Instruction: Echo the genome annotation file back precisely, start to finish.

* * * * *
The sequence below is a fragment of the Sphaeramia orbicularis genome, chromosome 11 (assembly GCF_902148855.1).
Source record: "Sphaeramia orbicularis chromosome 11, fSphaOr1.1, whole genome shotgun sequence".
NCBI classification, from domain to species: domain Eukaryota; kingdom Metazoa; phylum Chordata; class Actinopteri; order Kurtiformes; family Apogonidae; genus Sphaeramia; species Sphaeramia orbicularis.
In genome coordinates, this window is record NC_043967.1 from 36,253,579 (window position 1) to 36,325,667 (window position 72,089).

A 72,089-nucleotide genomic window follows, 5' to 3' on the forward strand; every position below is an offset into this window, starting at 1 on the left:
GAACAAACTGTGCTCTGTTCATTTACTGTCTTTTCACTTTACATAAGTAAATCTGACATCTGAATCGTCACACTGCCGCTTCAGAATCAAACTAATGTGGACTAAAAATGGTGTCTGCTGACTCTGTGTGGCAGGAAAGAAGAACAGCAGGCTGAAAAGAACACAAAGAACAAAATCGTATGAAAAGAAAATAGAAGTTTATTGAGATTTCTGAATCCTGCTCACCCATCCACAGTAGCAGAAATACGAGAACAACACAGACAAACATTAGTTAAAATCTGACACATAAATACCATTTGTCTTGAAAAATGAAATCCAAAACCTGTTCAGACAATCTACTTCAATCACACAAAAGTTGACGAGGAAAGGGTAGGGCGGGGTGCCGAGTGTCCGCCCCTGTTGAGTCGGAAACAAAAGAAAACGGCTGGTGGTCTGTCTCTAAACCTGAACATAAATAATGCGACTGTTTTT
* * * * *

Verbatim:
The sequence below is a fragment of the Sphaeramia orbicularis genome, chromosome 11 (assembly GCF_902148855.1).
Source record: "Sphaeramia orbicularis chromosome 11, fSphaOr1.1, whole genome shotgun sequence".
NCBI classification, from domain to species: domain Eukaryota; kingdom Metazoa; phylum Chordata; class Actinopteri; order Kurtiformes; family Apogonidae; genus Sphaeramia; species Sphaeramia orbicularis.
In genome coordinates, this window is record NC_043967.1 from 36,253,579 (window position 1) to 36,325,667 (window position 72,089).

A 72,089-nucleotide genomic window follows, 5' to 3' on the forward strand; every position below is an offset into this window, starting at 1 on the left:
GAACAAACTGTGCTCTGTTCATTTACTGTCTTTTCACTTTACATAAGTAAATCTGACATCTGAATCGTCACACTGCCGCTTCAGAATCAAACTAATGTGGACTAAAAATGGTGTCTGCTGACTCTGTGTGGCAGGAAAGAAGAACAGCAGGCTGAAAAGAACACAAAGAACAAAATCGTATGAAAAGAAAATAGAAGTTTATTGAGATTTCTGAATCCTGCTCACCCATCCACAGTAGCAGAAATACGAGAACAACACAGACAAACATTAGTTAAAATCTGACACATAAATACCATTTGTCTTGAAAAATGAAATCCAAAACCTGTTCAGACAATCTACTTCAATCACACAAAAGTTGACGAGGAAAGGGTAGGGCGGGGTGCCGAGTGTCCGCCCCTGTTGAGTCGGAAACAAAAGAAAACGGCTGGTGGTCTGTCTCTAAACCTGAACATAAATAATGCGACTGTTTTT